posted by crayz at 2:42 AM on September 14, 2011 [65 favorites]


A healthy 30-year-old young man has a good job, makes a good living, but decides, you know what? I’m not going to spend $200 or $300 a month for health insurance because I’m healthy, I don’t need it. But something terrible happens, all of a sudden he needs it.

LOL Tea Party. LOL. Why do they hate people? LOL.

What about Blitzer's question? What if someone decides to not buy health insurance? Someone who is say 25 and would rather have some new threads? 600 bucks a month is a lot of money when you're paying back school loans. What if he doesn't want to pay? Should there be any penalty? Any repercussion?

Insurance works on the principle that everyone pays and a few people benefit. When everyone does not pay, fewer people can benefit. If young healthy people who do not need health insurance do not pay, then no system of insurance can work.

There are two choices:

1) tax people or use the threat of government imposed penalty (including imprisonment) to force young healthy people to buy insurance. i.e., Obama-care.

2) let people take their own choices and live with (or die with) the consequences. i.e., Ron-Paul-care.

Honestly spoken, neither is particularly attractive and at least Ron Paul's solution has the virtue of being consistent with his view that people should have choice.
posted by three blind mice at 2:43 AM on September 14, 2011 [4 favorites]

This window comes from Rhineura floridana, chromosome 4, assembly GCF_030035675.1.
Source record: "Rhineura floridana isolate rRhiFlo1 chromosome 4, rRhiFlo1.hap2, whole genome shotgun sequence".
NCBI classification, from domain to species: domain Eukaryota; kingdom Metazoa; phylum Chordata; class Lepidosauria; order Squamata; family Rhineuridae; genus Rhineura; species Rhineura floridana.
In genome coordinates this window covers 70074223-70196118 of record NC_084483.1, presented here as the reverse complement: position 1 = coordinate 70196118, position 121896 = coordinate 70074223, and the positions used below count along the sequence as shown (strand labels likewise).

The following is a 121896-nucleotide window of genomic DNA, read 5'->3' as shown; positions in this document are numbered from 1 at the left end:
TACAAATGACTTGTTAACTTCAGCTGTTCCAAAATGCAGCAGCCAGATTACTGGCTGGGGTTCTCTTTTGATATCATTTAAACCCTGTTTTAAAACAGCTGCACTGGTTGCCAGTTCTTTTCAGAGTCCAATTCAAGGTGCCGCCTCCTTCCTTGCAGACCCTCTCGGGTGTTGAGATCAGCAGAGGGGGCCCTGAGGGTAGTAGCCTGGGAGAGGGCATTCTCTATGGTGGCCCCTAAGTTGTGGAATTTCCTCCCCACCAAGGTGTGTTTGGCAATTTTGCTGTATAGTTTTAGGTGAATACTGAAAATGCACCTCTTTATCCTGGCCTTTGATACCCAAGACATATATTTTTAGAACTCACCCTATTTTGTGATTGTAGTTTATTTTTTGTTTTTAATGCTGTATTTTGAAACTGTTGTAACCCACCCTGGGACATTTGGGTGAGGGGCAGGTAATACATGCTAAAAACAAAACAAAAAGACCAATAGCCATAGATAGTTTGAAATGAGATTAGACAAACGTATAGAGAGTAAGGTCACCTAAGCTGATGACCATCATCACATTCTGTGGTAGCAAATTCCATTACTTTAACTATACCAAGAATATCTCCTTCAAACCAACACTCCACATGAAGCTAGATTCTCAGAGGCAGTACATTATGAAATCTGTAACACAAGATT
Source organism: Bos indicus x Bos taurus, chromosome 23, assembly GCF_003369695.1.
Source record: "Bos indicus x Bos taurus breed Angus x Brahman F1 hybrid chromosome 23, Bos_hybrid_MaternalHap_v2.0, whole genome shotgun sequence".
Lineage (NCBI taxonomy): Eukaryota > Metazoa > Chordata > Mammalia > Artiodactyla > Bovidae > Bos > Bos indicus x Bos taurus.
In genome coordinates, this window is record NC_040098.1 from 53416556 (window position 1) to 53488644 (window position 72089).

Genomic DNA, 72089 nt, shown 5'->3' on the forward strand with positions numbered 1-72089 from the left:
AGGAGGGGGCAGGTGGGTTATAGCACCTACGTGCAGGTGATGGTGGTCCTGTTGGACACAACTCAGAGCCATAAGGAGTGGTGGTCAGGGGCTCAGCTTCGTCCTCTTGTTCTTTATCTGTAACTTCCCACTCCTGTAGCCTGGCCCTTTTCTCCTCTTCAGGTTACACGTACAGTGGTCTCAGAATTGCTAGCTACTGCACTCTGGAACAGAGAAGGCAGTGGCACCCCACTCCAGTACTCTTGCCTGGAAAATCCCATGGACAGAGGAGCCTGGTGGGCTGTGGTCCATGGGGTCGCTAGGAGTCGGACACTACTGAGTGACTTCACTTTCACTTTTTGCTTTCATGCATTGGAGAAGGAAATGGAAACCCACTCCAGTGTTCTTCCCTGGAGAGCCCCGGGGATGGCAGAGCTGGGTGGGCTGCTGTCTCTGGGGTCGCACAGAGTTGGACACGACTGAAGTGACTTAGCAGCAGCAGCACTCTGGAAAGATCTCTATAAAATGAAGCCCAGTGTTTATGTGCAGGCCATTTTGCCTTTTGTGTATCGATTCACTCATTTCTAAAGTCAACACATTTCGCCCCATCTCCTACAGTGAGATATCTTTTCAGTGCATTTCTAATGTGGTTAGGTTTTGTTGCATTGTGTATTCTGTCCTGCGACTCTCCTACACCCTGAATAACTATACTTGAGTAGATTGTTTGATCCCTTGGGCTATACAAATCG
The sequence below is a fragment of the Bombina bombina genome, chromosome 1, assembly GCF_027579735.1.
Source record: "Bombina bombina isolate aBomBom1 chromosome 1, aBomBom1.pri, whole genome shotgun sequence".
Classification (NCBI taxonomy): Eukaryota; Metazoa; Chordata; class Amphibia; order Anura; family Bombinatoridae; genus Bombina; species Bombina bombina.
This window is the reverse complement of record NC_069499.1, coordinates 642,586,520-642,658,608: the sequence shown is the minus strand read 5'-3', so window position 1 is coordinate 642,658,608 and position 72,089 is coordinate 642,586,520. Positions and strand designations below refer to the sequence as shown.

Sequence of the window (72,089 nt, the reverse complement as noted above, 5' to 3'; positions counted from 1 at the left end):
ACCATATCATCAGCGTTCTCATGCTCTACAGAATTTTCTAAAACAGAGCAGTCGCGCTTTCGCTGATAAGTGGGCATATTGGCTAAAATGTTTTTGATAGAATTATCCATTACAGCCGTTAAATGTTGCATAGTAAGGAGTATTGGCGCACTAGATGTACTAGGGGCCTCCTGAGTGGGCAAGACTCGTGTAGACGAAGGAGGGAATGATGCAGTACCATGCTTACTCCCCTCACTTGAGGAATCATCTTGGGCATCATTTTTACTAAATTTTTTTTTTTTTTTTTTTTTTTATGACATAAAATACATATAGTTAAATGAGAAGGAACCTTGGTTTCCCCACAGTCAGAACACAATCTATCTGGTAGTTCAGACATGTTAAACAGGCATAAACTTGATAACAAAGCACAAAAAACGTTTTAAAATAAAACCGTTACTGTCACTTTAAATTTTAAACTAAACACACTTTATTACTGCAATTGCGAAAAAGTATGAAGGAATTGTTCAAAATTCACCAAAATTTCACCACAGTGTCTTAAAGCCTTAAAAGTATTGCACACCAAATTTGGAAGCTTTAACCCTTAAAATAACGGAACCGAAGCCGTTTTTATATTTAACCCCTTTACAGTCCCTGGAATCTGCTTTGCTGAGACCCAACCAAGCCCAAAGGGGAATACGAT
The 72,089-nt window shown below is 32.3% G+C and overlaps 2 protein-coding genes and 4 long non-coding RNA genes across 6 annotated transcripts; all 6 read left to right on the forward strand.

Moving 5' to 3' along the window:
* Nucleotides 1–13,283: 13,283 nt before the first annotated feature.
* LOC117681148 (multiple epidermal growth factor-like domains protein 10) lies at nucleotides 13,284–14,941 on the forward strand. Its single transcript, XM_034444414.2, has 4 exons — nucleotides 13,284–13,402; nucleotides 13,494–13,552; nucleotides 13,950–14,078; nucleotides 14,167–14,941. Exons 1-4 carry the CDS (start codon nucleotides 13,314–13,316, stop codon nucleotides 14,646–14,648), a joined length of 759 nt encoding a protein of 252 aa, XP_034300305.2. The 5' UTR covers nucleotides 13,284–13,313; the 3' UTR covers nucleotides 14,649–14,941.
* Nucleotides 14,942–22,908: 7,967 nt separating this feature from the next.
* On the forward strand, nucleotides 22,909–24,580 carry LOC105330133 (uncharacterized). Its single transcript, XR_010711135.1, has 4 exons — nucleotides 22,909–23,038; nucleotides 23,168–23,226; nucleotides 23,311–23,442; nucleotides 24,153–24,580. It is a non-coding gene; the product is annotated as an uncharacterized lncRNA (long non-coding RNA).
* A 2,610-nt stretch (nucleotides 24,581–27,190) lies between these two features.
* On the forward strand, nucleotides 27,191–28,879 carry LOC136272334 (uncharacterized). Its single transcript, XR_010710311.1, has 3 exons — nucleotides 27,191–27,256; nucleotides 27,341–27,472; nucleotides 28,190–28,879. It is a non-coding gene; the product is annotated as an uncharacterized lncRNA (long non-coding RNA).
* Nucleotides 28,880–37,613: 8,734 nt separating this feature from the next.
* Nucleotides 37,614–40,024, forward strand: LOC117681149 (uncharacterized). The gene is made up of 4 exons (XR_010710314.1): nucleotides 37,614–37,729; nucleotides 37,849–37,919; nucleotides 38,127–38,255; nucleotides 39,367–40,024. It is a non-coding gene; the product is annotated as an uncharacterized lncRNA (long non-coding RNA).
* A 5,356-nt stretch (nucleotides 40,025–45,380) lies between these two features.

I think there are more than two choices, three blind mice.
posted by Red Loop at 2:49 AM on September 14, 2011 [9 favorites]


No it isn't. There's only the choice of paying to the government, paying to the insurer or dying. This debate simplifies to

"does a small sector of society get to determine your healthcare?"

where that small sector is, ironically, some hate-filled delusional fundamentalists. You want freedom? Pay tax.
posted by cromagnon at 2:57 AM on September 14, 2011 [2 favorites]


Watching this from the other side of the pond is really quite terrifying. Most powerful country in the world, land of the free, home of the whatever - yet a significant cohort appears to see monsters like Sarah Palin and assorted other barking-mad fascists as serious political figures. Probably the same people who are first in line to criticise middle-eastern states for having so-called "extremist" leaders.....
posted by MajorDundee at 3:00 AM on September 14, 2011 [28 favorites]


Honestly spoken, neither is particularly attractive and at least Ron Paul's solution has the virtue of being consistent with his view that people should have choice.

Right and the other option has the virtue of saving tens of thousands of lives and hundreds of billions of wasted dollars

Also, since we could just do single payer and take money out of the general fund, the only real choice it takes away is the choice to get sick and die without care, and you can actually still do that too if you want. I guess choosing to go bankrupt paying for healthcare might be difficult, but we could probably work something out if that's of interest to Tea Partiers
posted by crayz at 3:01 AM on September 14, 2011 [4 favorites]


a few idiots clapping and saying yeah isn't the audience cheering letting someone die

But this isn't isolated (as the often conservative-friendly Mediaite's article helpfully points out in the links from the original post I included). Death is getting a lot of applause at the Republican primary debates, and that's noteworthy. Maybe the Grim Reaper should throw his scythe into the ring - from the look of things, he might do pretty well.
posted by jhandey at 3:02 AM on September 14, 2011 [5 favorites]


Finally, we located an actual "death panel": the Republican base.